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Magnet and a Coil - induced current

  1. Oct 20, 2008 #1
    I am having difficulty on a conceptual question. I am thinking mastering physics is wrong here.

    1. The problem statement, all variables and given/known data

    When a magnet is plunged into a coil at speed , as shown in the figure, a voltage is induced in the coil and a current flows in the circuit.

    The same magnet is plunged into a coil that has twice the number of turns as before, as shown in the figure. (Part B 1 figure) If the speed of the magnet is again v, the induced current in the coil is _______ .

    A - twice as much
    B- four times as much
    C- half as much
    D - unchanged

    2. Relevant equations


    3. The attempt at a solution

    I answered with twice as much. which coincidentally the book on page 703 (college physics 8th edition) has this same example in it with the answer twice as much. Am I missing something? What answer do you get?

    Mastering Physics replied with this to my answer:
    Recall that the current in the coil is proportional to the induced emf, and inversely proportional to the resistance of the coil. Since the induced emf is proportional to the number of identical turns present in the coil, the induced voltage will be greater than that in the coil with fewer turns. How will the number of turns affect the resistance of the coil? Note that the turns in the coil are in series.

  2. jcsd
  3. Oct 20, 2008 #2


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    Homework Helper

    Hi jcvince17,

    Are you sure the example in the book is not saying that the induced voltage is twice as much? The induced voltage is twice as much, but the question here is asking about the induced current. How is the induced current and voltage related?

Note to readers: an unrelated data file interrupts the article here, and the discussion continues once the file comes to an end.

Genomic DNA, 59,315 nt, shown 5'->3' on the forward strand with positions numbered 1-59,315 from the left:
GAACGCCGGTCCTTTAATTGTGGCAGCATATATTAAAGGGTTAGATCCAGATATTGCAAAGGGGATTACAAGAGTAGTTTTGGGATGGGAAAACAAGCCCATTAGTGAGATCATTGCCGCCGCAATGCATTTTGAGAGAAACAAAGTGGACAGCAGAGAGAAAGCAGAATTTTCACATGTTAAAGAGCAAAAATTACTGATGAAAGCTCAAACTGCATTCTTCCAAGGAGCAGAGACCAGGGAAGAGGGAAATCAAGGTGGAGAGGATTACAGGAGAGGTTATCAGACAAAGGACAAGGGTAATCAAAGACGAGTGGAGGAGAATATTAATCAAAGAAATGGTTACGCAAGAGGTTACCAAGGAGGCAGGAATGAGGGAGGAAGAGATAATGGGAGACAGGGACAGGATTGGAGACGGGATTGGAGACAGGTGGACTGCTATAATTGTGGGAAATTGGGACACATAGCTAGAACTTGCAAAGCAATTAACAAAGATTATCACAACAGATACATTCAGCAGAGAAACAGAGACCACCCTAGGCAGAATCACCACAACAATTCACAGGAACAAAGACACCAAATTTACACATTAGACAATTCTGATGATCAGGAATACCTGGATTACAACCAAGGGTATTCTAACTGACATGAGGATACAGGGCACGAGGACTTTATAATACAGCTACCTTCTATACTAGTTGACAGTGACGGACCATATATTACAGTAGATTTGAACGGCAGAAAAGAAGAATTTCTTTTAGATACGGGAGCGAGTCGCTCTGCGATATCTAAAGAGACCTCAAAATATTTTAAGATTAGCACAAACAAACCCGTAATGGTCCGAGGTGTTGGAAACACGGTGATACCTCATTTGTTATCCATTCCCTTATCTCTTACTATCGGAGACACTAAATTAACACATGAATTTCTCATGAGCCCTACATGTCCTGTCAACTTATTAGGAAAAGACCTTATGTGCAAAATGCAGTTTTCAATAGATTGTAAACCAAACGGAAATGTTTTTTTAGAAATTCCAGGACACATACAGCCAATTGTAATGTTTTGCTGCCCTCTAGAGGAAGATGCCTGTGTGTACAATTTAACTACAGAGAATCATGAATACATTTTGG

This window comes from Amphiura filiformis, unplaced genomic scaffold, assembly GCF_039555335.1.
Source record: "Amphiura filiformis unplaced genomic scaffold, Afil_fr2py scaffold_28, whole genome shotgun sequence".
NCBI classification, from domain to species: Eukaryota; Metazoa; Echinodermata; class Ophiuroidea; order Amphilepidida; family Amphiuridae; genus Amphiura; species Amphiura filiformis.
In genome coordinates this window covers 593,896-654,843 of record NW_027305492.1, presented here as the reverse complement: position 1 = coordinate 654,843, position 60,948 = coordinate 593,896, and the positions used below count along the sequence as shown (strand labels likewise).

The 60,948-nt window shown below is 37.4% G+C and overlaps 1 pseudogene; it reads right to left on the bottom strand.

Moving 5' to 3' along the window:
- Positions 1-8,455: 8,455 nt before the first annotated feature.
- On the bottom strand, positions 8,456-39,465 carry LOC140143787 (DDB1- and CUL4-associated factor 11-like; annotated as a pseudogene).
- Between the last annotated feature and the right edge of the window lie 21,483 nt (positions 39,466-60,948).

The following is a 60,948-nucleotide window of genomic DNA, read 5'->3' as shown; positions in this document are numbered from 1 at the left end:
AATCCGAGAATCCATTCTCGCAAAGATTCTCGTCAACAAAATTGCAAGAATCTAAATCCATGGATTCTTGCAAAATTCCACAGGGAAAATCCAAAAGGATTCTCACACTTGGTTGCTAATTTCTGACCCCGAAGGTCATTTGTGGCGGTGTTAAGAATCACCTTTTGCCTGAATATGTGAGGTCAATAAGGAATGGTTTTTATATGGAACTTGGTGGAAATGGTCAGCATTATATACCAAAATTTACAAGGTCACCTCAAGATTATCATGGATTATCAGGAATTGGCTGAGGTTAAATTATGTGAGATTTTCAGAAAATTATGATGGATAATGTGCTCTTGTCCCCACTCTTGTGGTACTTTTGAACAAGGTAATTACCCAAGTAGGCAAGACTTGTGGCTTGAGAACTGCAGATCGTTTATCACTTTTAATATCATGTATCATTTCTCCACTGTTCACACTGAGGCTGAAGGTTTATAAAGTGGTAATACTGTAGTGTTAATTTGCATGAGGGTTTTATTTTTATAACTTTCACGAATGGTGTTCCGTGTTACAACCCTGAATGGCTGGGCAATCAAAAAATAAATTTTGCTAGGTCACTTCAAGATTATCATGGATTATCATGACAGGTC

4. Oct 20, 2008 #3
    yes i do now.

    the voltage (EMF) is doubled. But as i see now the resistance is as well, doubled with the number of coils.

    therefore there is no change in current (I)

  5. Jul 17, 2009 #4
    The problem is not as easily aswered as implied.

    The problem consists of a magnet a coil and a meter. If the resistance of the meter is significantly greater than the resistance of the coil, then the measured current will approach twice the original measured current for the same magnet velocity.

    If the meter is considered to have no resistance then the observed current will remain the same if the diameter of the coil is held constant. As the circiut resistance is proportional to the linear length of wire.

    Vary the coil diameter leads to different answers. A coil with twice the turns and only half the diameter has the same resistance and the observed current will double in the case where the meter has no resistance.
  6. Jul 17, 2009 #5


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    Homework Helper

    Hi StephenKen,

    Those facts are all true, but the further information that MasteringPhysics provided jcvince17 (in his original post) about the setup indicates that the meter is an ideal meter, and that the coil radius is unchanged.
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